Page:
If English is not your first language or you have not previously studied in English, our usual requirement is the equivalent of an International English Language Testing System (IELTS Academic Test) score of 7.0, with not less than 6.5 in each of the sub-tests.

    If you don't meet the minimum IELTS requirement, we offer pre-sessional English courses and foundation programmes to help you improve your English language skills and get your place at Birkbeck.

    Visit the International section of our website to find out more about our English language entry requirements and relevant requirements by country.

    Visa requirements

    If you are not from the UK and you do not already have residency here, you may need to apply for a visa.

    The visa you apply for varies according to the length of your course:

    • Courses of more than six months' duration: Student visa
    • Courses of less than six months' duration: Standard Visitor visa

    International students who require a Student visa should apply for our full-time courses as these qualify for Student visa sponsorship. If you are living in the UK on a Student visa, you will not be eligible to enrol as a student on Birkbeck's part-time courses (with the exception of some modules).

    For full information, read our visa information for international students page.

    Credits and Accredited Prior Learning (APL)

    If you have studied at university previously, you may have accumulated credits through the modules you studied. It may be possible to transfer these credits from your previous study to Birkbeck or another institution. You should discuss this with the Programme Director when you are making your application.

    Find out more about credits and Accredited Prior Learning (APL).

  • Fees

    Fees

    Part-time home students: £5925 pa
    Full-time home students: £11850 pa
    Part-time international students: £9045 pa
    Full-time international students: £18090 pa

    Students are charged a tuition fee in each year of their programme. Tuition fees for students continuing on their programme in following years may be subject to annual inflationary increases. For more information, please see the College Fees Policy.

  • Teaching and assessment

    Teaching

    At Birkbeck, almost all of our courses are taught in the evening and our teaching is designed to support students who are juggling evening study with work and other daytime commitments. We actively encourage innovative and engaging ways of teaching, to ensure our students have the best learning experience. In the 2017 Teaching Excellence Framework (TEF), the government’s system for rating university teaching, Birkbeck was allocated a Silver award.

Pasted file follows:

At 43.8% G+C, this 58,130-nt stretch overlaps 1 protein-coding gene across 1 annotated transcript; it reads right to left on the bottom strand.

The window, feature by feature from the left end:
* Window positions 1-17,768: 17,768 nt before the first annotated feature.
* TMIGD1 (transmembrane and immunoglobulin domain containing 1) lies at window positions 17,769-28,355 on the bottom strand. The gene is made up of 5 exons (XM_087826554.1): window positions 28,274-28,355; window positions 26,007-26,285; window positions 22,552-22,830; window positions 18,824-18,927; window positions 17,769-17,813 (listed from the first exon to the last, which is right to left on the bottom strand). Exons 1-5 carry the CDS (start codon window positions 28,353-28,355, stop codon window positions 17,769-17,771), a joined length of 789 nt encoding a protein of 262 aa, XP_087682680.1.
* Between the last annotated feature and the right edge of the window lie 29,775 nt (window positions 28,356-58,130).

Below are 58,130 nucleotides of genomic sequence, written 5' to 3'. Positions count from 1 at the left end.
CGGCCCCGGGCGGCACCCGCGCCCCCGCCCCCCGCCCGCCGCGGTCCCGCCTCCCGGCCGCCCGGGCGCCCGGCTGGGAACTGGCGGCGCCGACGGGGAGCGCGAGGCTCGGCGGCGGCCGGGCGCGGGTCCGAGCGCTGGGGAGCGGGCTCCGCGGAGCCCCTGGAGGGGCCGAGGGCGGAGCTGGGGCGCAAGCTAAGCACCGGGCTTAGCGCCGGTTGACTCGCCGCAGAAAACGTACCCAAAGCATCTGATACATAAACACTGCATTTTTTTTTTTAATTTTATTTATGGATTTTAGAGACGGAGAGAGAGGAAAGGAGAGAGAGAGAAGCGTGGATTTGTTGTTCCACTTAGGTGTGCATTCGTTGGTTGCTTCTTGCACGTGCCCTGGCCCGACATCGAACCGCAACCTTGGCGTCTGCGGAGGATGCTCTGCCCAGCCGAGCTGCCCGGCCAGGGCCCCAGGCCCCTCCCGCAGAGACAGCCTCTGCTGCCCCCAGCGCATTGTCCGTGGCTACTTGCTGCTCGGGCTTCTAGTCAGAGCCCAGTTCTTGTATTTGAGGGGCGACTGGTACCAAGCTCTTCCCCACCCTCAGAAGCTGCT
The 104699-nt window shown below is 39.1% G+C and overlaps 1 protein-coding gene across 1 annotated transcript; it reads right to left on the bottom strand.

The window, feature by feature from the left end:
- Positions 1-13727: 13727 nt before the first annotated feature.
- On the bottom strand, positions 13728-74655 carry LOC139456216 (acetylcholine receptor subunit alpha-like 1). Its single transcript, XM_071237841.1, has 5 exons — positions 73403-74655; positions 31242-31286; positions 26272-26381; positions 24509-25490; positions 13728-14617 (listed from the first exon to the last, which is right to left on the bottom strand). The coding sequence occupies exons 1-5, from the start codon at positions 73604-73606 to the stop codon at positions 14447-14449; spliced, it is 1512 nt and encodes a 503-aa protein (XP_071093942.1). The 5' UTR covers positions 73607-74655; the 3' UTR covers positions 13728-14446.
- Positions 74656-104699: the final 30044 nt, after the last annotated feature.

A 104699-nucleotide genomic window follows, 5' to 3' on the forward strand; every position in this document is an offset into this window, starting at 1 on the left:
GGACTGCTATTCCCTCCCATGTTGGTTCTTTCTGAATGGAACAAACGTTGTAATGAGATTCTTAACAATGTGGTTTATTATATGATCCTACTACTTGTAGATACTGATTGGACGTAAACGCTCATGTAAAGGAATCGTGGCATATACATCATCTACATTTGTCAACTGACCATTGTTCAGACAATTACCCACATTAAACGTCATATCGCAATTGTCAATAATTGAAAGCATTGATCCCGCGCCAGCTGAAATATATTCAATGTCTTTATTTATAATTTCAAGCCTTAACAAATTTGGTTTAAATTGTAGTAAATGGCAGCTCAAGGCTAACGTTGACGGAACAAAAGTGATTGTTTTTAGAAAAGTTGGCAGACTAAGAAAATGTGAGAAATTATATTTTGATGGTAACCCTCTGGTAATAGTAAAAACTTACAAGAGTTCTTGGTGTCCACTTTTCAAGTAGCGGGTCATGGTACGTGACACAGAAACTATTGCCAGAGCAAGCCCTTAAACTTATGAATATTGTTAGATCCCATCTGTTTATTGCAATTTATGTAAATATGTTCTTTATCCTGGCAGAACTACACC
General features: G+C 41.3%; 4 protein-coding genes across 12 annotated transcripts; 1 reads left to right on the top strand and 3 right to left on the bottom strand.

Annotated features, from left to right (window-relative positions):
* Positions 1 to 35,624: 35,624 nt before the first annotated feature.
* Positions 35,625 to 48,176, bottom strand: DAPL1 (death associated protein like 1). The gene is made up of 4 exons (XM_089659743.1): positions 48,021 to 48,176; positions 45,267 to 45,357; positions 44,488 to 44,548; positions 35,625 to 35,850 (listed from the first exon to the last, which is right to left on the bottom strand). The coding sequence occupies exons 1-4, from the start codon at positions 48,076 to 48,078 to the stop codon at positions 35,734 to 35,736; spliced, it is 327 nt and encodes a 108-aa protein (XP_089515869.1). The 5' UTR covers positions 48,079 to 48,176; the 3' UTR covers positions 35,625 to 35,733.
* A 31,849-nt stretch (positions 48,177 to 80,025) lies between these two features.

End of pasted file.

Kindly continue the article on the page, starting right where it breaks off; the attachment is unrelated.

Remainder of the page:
Teaching may include formal lectures, seminars, and practical classes and tutorials. Formal lectures are used in most degree programmes to give an overview of a particular field of study. They aim to provide the stimulus and the starting point for deeper exploration of the subject during your own personal reading. Seminars give you the chance to explore a specific aspect of your subject in depth and to discuss and exchange ideas with fellow students. They typically require preparatory study.

    Our distance-learning and blended-learning courses and modules are self-directed and we will provide you with interactive learning opportunities and encourage you to collaborate and engage via various learning technologies. These courses involve limited or no face-to-face contact between students and module tutors.

    In addition, you will have access to pastoral support via a named Personal Tutor.

    Methods of teaching on this course

    Seminars supported by online activities, materials and tools including podcasts, videos, recorded mini-lectures and online discussion forums.

    Teaching hours

    Our evening hours are normally between 6pm and 9pm (6-7.30pm and 7.30-9pm). Some programmes also offer teaching during the day and this will be clearly signposted to you where it is available.

    On our taught courses, you will have scheduled teaching and study sessions each year. Scheduled teaching sessions may include lectures, seminars, workshops or laboratory work. Depending on the modules you take, you may also have additional scheduled academic activities, such as tutorials, dissertation supervision, practical classes, visits and field trips. On our taught courses, the actual amount of time you spend in the classroom and in contact with your lecturers will depend on your course, the option modules you select and when you undertake your final-year project (if applicable).

    Alongside your contact hours, you will also undertake assessment activities and independent learning outside of class. The amount of time you need to allocate to study both for taught sessions (this might include online sessions and/or in-person sessions) and personal study will depend on how much you are studying during the year and whether you are studying full time or part time.

    Birkbeck’s courses are made up of modules and allocated ‘credit’. One credit is equivalent to ten hours of learning time. Modules are usually in 15, 30 or 60 credit units. A 15-credit module will mean around 150 hours of learning, including taught sessions and independent study or group work. This is spread out over the whole period of that module and includes the time you spend on any assessments, including in examinations, preparing and writing assessments or engaged in practical work as well as any study support sessions to help you in your learning.